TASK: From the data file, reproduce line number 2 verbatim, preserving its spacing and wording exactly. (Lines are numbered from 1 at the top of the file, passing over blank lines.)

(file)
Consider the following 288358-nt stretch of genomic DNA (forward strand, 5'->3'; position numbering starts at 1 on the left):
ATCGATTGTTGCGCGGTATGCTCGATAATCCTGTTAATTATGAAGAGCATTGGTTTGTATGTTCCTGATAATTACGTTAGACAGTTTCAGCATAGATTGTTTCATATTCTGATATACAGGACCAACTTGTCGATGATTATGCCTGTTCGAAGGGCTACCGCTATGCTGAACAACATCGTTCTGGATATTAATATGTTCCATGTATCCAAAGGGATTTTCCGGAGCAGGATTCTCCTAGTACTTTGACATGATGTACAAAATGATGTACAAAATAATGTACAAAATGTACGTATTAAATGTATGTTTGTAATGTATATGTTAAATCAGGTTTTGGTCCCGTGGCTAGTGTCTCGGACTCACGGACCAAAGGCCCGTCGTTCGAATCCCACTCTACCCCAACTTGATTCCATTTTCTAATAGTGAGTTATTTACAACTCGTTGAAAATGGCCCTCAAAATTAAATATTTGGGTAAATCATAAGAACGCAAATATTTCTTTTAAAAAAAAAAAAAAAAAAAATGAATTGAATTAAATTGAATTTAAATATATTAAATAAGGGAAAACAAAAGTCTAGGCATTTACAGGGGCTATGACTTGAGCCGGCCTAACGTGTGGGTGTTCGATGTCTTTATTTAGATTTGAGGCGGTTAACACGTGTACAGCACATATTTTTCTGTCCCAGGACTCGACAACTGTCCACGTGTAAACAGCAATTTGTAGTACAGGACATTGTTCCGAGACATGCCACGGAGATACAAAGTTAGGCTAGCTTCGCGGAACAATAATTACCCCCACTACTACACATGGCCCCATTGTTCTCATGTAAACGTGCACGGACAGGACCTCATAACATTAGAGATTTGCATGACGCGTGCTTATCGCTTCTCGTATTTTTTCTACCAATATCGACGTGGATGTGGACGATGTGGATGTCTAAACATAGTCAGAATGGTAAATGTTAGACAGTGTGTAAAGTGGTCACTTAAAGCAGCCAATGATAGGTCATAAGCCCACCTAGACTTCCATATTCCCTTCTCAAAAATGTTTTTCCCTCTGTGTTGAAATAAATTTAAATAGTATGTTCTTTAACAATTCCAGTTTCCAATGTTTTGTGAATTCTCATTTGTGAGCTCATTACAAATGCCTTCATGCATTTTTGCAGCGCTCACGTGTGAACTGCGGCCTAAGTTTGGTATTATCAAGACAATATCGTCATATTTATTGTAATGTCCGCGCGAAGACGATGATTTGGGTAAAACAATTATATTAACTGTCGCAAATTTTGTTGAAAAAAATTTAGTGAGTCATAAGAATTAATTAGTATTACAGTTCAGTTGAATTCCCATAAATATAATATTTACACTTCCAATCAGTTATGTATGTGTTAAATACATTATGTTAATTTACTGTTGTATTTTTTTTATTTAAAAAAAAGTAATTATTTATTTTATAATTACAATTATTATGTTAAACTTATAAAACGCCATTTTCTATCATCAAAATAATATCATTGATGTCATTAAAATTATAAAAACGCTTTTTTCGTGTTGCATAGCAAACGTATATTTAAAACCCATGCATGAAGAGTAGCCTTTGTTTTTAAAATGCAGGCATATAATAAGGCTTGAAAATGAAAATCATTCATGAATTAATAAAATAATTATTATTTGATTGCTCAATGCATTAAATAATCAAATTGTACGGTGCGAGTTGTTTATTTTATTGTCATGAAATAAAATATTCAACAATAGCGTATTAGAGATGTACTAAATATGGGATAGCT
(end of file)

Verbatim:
ATCGATTGTTGCGCGGTATGCTCGATAATCCTGTTAATTATGAAGAGCATTGGTTTGTATGTTCCTGATAATTACGTTAGACAGTTTCAGCATAGATTGTTTCATATTCTGATATACAGGACCAACTTGTCGATGATTATGCCTGTTCGAAGGGCTACCGCTATGCTGAACAACATCGTTCTGGATATTAATATGTTCCATGTATCCAAAGGGATTTTCCGGAGCAGGATTCTCCTAGTACTTTGACATGATGTACAAAATGATGTACAAAATAATGTACAAAATGTACGTATTAAATGTATGTTTGTAATGTATATGTTAAATCAGGTTTTGGTCCCGTGGCTAGTGTCTCGGACTCACGGACCAAAGGCCCGTCGTTCGAATCCCACTCTACCCCAACTTGATTCCATTTTCTAATAGTGAGTTATTTACAACTCGTTGAAAATGGCCCTCAAAATTAAATATTTGGGTAAATCATAAGAACGCAAATATTTCTTTTAAAAAAAAAAAAAAAAAAAATGAATTGAATTAAATTGAATTTAAATATATTAAATAAGGGAAAACAAAAGTCTAGGCATTTACAGGGGCTATGACTTGAGCCGGCCTAACGTGTGGGTGTTCGATGTCTTTATTTAGATTTGAGGCGGTTAACACGTGTACAGCACATATTTTTCTGTCCCAGGACTCGACAACTGTCCACGTGTAAACAGCAATTTGTAGTACAGGACATTGTTCCGAGACATGCCACGGAGATACAAAGTTAGGCTAGCTTCGCGGAACAATAATTACCCCCACTACTACACATGGCCCCATTGTTCTCATGTAAACGTGCACGGACAGGACCTCATAACATTAGAGATTTGCATGACGCGTGCTTATCGCTTCTCGTATTTTTTCTACCAATATCGACGTGGATGTGGACGATGTGGATGTCTAAACATAGTCAGAATGGTAAATGTTAGACAGTGTGTAAAGTGGTCACTTAAAGCAGCCAATGATAGGTCATAAGCCCACCTAGACTTCCATATTCCCTTCTCAAAAATGTTTTTCCCTCTGTGTTGAAATAAATTTAAATAGTATGTTCTTTAACAATTCCAGTTTCCAATGTTTTGTGAATTCTCATTTGTGAGCTCATTACAAATGCCTTCATGCATTTTTGCAGCGCTCACGTGTGAACTGCGGCCTAAGTTTGGTATTATCAAGACAATATCGTCATATTTATTGTAATGTCCGCGCGAAGACGATGATTTGGGTAAAACAATTATATTAACTGTCGCAAATTTTGTTGAAAAAAATTTAGTGAGTCATAAGAATTAATTAGTATTACAGTTCAGTTGAATTCCCATAAATATAATATTTACACTTCCAATCAGTTATGTATGTGTTAAATACATTATGTTAATTTACTGTTGTATTTTTTTTATTTAAAAAAAAGTAATTATTTATTTTATAATTACAATTATTATGTTAAACTTATAAAACGCCATTTTCTATCATCAAAATAATATCATTGATGTCATTAAAATTATAAAAACGCTTTTTTCGTGTTGCATAGCAAACGTATATTTAAAACCCATGCATGAAGAGTAGCCTTTGTTTTTAAAATGCAGGCATATAATAAGGCTTGAAAATGAAAATCATTCATGAATTAATAAAATAATTATTATTTGATTGCTCAATGCATTAAATAATCAAATTGTACGGTGCGAGTTGTTTATTTTATTGTCATGAAATAAAATATTCAACAATAGCGTATTAGAGATGTACTAAATATGGGATAGCT